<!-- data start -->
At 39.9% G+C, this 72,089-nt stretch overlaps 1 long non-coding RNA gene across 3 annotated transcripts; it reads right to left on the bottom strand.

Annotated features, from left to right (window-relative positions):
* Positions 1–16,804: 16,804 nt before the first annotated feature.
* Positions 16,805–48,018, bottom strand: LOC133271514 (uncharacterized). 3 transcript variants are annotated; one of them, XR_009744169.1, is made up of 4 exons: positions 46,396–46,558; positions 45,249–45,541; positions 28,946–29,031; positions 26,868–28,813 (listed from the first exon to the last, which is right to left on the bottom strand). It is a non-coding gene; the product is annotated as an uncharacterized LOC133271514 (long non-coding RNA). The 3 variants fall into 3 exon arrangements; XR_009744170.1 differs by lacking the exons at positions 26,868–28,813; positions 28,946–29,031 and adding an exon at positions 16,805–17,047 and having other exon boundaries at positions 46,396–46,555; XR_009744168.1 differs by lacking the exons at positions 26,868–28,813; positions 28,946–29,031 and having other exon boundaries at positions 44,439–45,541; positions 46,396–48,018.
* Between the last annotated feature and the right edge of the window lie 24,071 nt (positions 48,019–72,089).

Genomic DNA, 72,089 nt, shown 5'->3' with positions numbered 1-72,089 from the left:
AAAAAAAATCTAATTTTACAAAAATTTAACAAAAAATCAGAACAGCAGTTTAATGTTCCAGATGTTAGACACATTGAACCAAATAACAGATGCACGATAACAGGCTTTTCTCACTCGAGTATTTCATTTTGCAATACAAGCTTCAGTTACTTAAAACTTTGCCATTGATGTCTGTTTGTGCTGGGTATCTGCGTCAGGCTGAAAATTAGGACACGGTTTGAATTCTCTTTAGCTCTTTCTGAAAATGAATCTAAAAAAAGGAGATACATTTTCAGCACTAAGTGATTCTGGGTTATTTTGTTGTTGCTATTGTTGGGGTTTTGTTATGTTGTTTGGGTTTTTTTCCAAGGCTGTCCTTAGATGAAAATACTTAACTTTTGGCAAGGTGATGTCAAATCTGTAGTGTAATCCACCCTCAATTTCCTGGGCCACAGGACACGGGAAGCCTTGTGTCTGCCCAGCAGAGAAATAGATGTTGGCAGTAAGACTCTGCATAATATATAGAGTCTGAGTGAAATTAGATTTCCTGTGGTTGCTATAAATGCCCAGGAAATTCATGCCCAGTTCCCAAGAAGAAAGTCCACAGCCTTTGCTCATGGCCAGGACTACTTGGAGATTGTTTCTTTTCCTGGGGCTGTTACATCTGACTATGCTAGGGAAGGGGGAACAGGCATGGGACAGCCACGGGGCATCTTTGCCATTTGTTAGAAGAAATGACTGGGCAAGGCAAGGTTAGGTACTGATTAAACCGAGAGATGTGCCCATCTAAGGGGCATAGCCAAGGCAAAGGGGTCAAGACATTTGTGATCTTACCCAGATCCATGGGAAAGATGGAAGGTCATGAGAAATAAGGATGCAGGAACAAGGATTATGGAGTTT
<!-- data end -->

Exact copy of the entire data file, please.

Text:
At 39.9% G+C, this 72,089-nt stretch overlaps 1 long non-coding RNA gene across 3 annotated transcripts; it reads right to left on the bottom strand.

Annotated features, from left to right (window-relative positions):
* Positions 1–16,804: 16,804 nt before the first annotated feature.
* Positions 16,805–48,018, bottom strand: LOC133271514 (uncharacterized). 3 transcript variants are annotated; one of them, XR_009744169.1, is made up of 4 exons: positions 46,396–46,558; positions 45,249–45,541; positions 28,946–29,031; positions 26,868–28,813 (listed from the first exon to the last, which is right to left on the bottom strand). It is a non-coding gene; the product is annotated as an uncharacterized LOC133271514 (long non-coding RNA). The 3 variants fall into 3 exon arrangements; XR_009744170.1 differs by lacking the exons at positions 26,868–28,813; positions 28,946–29,031 and adding an exon at positions 16,805–17,047 and having other exon boundaries at positions 46,396–46,555; XR_009744168.1 differs by lacking the exons at positions 26,868–28,813; positions 28,946–29,031 and having other exon boundaries at positions 44,439–45,541; positions 46,396–48,018.
* Between the last annotated feature and the right edge of the window lie 24,071 nt (positions 48,019–72,089).

Genomic DNA, 72,089 nt, shown 5'->3' with positions numbered 1-72,089 from the left:
AAAAAAAATCTAATTTTACAAAAATTTAACAAAAAATCAGAACAGCAGTTTAATGTTCCAGATGTTAGACACATTGAACCAAATAACAGATGCACGATAACAGGCTTTTCTCACTCGAGTATTTCATTTTGCAATACAAGCTTCAGTTACTTAAAACTTTGCCATTGATGTCTGTTTGTGCTGGGTATCTGCGTCAGGCTGAAAATTAGGACACGGTTTGAATTCTCTTTAGCTCTTTCTGAAAATGAATCTAAAAAAAGGAGATACATTTTCAGCACTAAGTGATTCTGGGTTATTTTGTTGTTGCTATTGTTGGGGTTTTGTTATGTTGTTTGGGTTTTTTTCCAAGGCTGTCCTTAGATGAAAATACTTAACTTTTGGCAAGGTGATGTCAAATCTGTAGTGTAATCCACCCTCAATTTCCTGGGCCACAGGACACGGGAAGCCTTGTGTCTGCCCAGCAGAGAAATAGATGTTGGCAGTAAGACTCTGCATAATATATAGAGTCTGAGTGAAATTAGATTTCCTGTGGTTGCTATAAATGCCCAGGAAATTCATGCCCAGTTCCCAAGAAGAAAGTCCACAGCCTTTGCTCATGGCCAGGACTACTTGGAGATTGTTTCTTTTCCTGGGGCTGTTACATCTGACTATGCTAGGGAAGGGGGAACAGGCATGGGACAGCCACGGGGCATCTTTGCCATTTGTTAGAAGAAATGACTGGGCAAGGCAAGGTTAGGTACTGATTAAACCGAGAGATGTGCCCATCTAAGGGGCATAGCCAAGGCAAAGGGGTCAAGACATTTGTGATCTTACCCAGATCCATGGGAAAGATGGAAGGTCATGAGAAATAAGGATGCAGGAACAAGGATTATGGAGTTT